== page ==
Sanctuaries and Schelling Points: The evolving role of SMBs in our public space
What are the opportunities and risks of increased remote working for the public space?
Writing in the late eighties, Oldenberg identified three distinct ‘places’ in Western life: the first place, the home; the second place, the workplace; and finally the third place, the public space. The third place is the ‘community’s living room’. It is the coffee shops, pubs and restaurants; churches and village halls; bookshops, hairdressers and post offices; parks and town squares. These are the places where our communal life flourishes. As our working life increasingly merges with home life and we interact less with the public space on the way to, and around, our offices, is our relationship with the public space at risk? What is to become of the small businesses that served our old way of life, and how can they adjust to capture demand, whilst creating thriving local economies and communities?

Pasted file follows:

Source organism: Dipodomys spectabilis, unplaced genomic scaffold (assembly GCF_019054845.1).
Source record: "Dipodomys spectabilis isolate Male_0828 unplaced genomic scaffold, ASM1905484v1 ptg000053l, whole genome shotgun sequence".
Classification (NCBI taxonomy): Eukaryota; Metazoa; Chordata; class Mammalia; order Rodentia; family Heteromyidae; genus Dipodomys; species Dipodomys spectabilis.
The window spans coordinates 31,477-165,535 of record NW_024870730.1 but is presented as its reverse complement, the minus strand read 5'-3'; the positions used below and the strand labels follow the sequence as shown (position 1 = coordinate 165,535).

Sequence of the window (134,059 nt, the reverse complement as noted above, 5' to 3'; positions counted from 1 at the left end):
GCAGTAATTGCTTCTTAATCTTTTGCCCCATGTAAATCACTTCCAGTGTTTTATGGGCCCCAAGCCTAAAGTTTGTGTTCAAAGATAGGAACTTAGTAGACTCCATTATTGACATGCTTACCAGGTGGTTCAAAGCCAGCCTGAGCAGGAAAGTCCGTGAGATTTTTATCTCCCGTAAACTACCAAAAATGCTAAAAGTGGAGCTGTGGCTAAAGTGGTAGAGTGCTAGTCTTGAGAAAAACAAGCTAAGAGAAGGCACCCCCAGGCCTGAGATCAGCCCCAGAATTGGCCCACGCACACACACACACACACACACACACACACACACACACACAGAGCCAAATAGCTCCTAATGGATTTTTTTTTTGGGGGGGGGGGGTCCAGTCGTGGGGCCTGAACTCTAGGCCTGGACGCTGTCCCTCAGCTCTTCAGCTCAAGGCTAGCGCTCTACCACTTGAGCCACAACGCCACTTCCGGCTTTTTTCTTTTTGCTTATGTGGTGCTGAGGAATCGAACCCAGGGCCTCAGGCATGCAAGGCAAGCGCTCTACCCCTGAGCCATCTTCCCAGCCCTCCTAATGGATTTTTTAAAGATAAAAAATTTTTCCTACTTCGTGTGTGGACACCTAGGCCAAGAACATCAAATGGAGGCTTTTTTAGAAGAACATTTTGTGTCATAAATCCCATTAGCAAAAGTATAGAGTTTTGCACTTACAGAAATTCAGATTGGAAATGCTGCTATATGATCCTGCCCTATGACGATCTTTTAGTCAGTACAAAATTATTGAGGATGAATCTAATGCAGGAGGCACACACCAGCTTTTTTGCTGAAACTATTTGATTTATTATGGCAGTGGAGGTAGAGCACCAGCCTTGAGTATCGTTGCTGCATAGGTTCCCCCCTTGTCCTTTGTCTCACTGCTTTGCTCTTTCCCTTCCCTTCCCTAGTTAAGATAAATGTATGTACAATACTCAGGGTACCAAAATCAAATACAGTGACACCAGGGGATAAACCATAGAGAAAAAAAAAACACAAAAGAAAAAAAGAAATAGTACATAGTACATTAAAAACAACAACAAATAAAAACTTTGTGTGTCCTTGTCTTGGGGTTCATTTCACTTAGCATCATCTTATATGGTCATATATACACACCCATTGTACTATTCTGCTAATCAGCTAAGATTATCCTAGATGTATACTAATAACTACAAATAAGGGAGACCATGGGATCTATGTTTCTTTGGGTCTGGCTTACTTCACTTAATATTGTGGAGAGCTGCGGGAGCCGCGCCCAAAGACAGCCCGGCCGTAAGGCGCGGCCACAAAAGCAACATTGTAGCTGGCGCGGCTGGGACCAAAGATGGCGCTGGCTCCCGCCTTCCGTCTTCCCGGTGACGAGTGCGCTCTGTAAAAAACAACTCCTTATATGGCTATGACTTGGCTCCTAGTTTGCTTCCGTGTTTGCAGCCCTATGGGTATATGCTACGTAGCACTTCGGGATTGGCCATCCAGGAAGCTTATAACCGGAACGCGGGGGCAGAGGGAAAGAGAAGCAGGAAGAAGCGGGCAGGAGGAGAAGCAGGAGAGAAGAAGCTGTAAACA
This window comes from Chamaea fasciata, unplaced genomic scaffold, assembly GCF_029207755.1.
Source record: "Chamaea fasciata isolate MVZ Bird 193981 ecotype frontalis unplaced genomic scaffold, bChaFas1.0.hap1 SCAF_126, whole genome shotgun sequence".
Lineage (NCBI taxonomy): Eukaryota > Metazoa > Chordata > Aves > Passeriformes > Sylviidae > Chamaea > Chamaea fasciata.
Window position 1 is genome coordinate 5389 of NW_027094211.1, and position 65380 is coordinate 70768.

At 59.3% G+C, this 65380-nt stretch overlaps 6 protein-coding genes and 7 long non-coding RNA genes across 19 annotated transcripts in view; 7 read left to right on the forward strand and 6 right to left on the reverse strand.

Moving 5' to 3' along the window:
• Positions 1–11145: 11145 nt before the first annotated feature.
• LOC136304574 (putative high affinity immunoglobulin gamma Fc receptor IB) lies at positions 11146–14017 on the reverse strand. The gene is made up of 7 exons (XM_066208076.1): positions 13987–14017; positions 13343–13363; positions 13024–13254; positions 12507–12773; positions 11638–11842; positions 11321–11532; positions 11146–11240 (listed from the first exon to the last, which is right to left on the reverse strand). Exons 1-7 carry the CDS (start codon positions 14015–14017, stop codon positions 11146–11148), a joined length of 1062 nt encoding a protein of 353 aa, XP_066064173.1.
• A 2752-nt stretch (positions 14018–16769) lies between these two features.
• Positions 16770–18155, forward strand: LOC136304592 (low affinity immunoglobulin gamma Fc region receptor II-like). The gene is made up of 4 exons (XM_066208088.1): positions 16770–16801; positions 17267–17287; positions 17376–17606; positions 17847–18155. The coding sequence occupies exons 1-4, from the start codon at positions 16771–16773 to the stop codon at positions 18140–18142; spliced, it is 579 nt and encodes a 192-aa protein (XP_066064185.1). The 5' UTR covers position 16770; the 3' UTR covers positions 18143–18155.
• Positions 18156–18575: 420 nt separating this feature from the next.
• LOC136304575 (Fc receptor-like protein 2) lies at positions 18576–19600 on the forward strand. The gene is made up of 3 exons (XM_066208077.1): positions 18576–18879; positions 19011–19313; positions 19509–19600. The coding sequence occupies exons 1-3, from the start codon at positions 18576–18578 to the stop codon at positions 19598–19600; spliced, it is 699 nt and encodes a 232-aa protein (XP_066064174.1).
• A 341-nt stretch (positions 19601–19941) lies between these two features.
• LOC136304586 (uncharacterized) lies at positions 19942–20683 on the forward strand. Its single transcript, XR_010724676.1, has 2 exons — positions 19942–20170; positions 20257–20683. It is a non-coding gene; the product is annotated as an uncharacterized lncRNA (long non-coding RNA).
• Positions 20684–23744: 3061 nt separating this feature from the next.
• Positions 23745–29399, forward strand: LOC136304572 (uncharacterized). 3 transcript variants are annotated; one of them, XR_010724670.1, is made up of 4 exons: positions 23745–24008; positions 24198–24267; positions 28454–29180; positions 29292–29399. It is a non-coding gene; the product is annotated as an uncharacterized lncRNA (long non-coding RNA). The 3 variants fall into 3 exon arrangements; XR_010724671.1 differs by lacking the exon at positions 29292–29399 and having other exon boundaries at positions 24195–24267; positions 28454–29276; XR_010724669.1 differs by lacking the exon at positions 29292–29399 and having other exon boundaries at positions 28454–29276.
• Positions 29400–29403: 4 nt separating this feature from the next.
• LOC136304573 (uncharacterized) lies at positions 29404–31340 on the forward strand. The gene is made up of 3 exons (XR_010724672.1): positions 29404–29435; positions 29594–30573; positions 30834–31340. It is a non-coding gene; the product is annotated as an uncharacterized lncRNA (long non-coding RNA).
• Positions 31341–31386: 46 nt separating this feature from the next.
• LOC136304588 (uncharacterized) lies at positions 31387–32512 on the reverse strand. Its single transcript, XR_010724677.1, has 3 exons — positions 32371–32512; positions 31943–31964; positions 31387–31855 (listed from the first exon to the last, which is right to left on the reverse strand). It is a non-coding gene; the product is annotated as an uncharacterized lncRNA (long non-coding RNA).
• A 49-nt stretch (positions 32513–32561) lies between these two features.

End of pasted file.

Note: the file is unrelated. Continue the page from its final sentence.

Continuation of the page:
The balance between the first, second and third places has evolved over time. In pre-Industrial societies, home and work were often synonymous, but became forcibly separated by the emergence of mass production and the pursuit of efficiency. More recently, advances in computing and communications technologies have blurred the boundary between the first and second once again; with cloud services and collaboration software we have the capability to do almost everything from home, and the Pandemic has accelerated and enforced this shift.
At first glance, the blurring of work and home gives individuals new freedoms. Schedules can be more accommodating around our lifestyles, rather than our non-work activities being crammed around a long day in the office. Working from home can help to shift the focus from presenteeism to the actual quality and quantity of work; ending the performance of ‘putting in the hours’.